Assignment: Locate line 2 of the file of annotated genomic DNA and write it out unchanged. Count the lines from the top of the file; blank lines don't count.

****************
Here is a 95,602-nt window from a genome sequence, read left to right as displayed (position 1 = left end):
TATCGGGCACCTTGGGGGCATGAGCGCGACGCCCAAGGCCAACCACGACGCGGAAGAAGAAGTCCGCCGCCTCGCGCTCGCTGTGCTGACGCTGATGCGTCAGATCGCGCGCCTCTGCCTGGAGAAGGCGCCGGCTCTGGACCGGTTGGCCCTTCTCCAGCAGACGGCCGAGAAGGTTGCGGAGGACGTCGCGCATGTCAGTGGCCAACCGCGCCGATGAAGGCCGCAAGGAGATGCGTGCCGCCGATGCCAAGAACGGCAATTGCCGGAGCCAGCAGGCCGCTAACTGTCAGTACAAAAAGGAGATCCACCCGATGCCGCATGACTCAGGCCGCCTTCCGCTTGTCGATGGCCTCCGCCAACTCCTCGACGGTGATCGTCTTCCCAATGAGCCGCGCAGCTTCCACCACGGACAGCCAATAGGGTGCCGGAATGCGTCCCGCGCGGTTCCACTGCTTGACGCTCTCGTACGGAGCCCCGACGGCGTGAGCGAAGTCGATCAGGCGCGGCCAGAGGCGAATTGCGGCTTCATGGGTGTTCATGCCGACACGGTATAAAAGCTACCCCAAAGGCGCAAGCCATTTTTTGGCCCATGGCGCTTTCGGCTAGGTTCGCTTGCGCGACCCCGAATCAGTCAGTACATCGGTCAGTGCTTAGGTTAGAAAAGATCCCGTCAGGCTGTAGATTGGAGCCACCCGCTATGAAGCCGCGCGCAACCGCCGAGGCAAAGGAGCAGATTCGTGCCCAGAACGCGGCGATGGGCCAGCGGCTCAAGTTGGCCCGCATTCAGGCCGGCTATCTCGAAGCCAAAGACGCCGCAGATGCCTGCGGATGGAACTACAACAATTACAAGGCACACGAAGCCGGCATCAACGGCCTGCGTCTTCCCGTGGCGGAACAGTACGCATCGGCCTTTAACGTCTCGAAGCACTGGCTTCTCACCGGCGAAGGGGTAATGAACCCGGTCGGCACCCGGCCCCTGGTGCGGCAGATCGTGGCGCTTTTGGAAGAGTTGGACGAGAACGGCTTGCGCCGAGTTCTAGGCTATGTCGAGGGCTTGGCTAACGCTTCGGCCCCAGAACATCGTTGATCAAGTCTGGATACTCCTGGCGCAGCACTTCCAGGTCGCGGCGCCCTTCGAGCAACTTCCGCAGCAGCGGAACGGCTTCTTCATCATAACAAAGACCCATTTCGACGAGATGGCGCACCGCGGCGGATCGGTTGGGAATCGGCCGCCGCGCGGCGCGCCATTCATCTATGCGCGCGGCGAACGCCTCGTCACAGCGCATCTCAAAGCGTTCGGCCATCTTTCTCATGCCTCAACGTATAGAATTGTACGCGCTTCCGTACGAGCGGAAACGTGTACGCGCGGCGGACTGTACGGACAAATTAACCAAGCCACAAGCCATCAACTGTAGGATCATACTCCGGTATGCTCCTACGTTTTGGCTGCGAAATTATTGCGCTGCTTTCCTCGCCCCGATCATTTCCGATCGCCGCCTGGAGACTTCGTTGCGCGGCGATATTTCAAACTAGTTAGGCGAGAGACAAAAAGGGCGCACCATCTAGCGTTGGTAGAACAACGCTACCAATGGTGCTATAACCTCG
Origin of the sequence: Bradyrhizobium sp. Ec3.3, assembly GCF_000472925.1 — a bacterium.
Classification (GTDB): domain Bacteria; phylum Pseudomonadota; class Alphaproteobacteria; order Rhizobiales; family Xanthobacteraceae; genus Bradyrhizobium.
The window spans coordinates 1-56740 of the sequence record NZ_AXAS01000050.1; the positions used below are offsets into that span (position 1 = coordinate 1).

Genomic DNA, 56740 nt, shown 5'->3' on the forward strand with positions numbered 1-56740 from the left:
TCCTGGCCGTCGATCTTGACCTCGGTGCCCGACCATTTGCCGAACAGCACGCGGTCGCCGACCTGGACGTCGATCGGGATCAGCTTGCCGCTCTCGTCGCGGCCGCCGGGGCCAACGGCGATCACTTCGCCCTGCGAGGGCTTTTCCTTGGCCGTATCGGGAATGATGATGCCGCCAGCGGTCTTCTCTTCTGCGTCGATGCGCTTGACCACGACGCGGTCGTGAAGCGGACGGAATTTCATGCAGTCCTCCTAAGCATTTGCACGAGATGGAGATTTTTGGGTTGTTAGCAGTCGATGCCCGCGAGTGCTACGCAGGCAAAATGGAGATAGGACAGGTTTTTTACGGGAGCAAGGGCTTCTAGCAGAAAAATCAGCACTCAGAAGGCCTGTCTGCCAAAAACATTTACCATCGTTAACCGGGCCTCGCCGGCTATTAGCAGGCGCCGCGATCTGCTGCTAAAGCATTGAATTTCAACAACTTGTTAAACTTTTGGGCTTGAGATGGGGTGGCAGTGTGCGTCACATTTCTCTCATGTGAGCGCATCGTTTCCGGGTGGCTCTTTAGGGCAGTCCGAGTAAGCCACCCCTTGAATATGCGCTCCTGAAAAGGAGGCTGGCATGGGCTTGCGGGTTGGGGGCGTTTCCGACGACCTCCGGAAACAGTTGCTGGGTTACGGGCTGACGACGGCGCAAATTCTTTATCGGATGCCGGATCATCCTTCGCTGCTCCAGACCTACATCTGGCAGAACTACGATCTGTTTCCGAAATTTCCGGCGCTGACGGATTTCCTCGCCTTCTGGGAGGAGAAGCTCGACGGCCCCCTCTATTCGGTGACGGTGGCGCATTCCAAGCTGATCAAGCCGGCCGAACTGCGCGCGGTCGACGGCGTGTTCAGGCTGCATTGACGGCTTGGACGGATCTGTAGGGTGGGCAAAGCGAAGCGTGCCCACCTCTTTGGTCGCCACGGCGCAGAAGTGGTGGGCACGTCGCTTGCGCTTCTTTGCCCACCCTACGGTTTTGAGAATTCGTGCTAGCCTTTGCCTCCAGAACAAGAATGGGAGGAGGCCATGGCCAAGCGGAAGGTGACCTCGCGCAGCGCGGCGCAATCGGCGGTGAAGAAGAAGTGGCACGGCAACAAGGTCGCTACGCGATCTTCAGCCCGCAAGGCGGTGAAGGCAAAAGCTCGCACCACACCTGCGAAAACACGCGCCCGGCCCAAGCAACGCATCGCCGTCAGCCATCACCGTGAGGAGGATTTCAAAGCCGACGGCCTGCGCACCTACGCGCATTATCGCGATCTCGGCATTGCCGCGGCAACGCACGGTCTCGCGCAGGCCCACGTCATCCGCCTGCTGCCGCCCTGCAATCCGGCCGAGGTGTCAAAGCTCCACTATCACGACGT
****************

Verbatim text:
TATCGGGCACCTTGGGGGCATGAGCGCGACGCCCAAGGCCAACCACGACGCGGAAGAAGAAGTCCGCCGCCTCGCGCTCGCTGTGCTGACGCTGATGCGTCAGATCGCGCGCCTCTGCCTGGAGAAGGCGCCGGCTCTGGACCGGTTGGCCCTTCTCCAGCAGACGGCCGAGAAGGTTGCGGAGGACGTCGCGCATGTCAGTGGCCAACCGCGCCGATGAAGGCCGCAAGGAGATGCGTGCCGCCGATGCCAAGAACGGCAATTGCCGGAGCCAGCAGGCCGCTAACTGTCAGTACAAAAAGGAGATCCACCCGATGCCGCATGACTCAGGCCGCCTTCCGCTTGTCGATGGCCTCCGCCAACTCCTCGACGGTGATCGTCTTCCCAATGAGCCGCGCAGCTTCCACCACGGACAGCCAATAGGGTGCCGGAATGCGTCCCGCGCGGTTCCACTGCTTGACGCTCTCGTACGGAGCCCCGACGGCGTGAGCGAAGTCGATCAGGCGCGGCCAGAGGCGAATTGCGGCTTCATGGGTGTTCATGCCGACACGGTATAAAAGCTACCCCAAAGGCGCAAGCCATTTTTTGGCCCATGGCGCTTTCGGCTAGGTTCGCTTGCGCGACCCCGAATCAGTCAGTACATCGGTCAGTGCTTAGGTTAGAAAAGATCCCGTCAGGCTGTAGATTGGAGCCACCCGCTATGAAGCCGCGCGCAACCGCCGAGGCAAAGGAGCAGATTCGTGCCCAGAACGCGGCGATGGGCCAGCGGCTCAAGTTGGCCCGCATTCAGGCCGGCTATCTCGAAGCCAAAGACGCCGCAGATGCCTGCGGATGGAACTACAACAATTACAAGGCACACGAAGCCGGCATCAACGGCCTGCGTCTTCCCGTGGCGGAACAGTACGCATCGGCCTTTAACGTCTCGAAGCACTGGCTTCTCACCGGCGAAGGGGTAATGAACCCGGTCGGCACCCGGCCCCTGGTGCGGCAGATCGTGGCGCTTTTGGAAGAGTTGGACGAGAACGGCTTGCGCCGAGTTCTAGGCTATGTCGAGGGCTTGGCTAACGCTTCGGCCCCAGAACATCGTTGATCAAGTCTGGATACTCCTGGCGCAGCACTTCCAGGTCGCGGCGCCCTTCGAGCAACTTCCGCAGCAGCGGAACGGCTTCTTCATCATAACAAAGACCCATTTCGACGAGATGGCGCACCGCGGCGGATCGGTTGGGAATCGGCCGCCGCGCGGCGCGCCATTCATCTATGCGCGCGGCGAACGCCTCGTCACAGCGCATCTCAAAGCGTTCGGCCATCTTTCTCATGCCTCAACGTATAGAATTGTACGCGCTTCCGTACGAGCGGAAACGTGTACGCGCGGCGGACTGTACGGACAAATTAACCAAGCCACAAGCCATCAACTGTAGGATCATACTCCGGTATGCTCCTACGTTTTGGCTGCGAAATTATTGCGCTGCTTTCCTCGCCCCGATCATTTCCGATCGCCGCCTGGAGACTTCGTTGCGCGGCGATATTTCAAACTAGTTAGGCGAGAGACAAAAAGGGCGCACCATCTAGCGTTGGTAGAACAACGCTACCAATGGTGCTATAACCTCG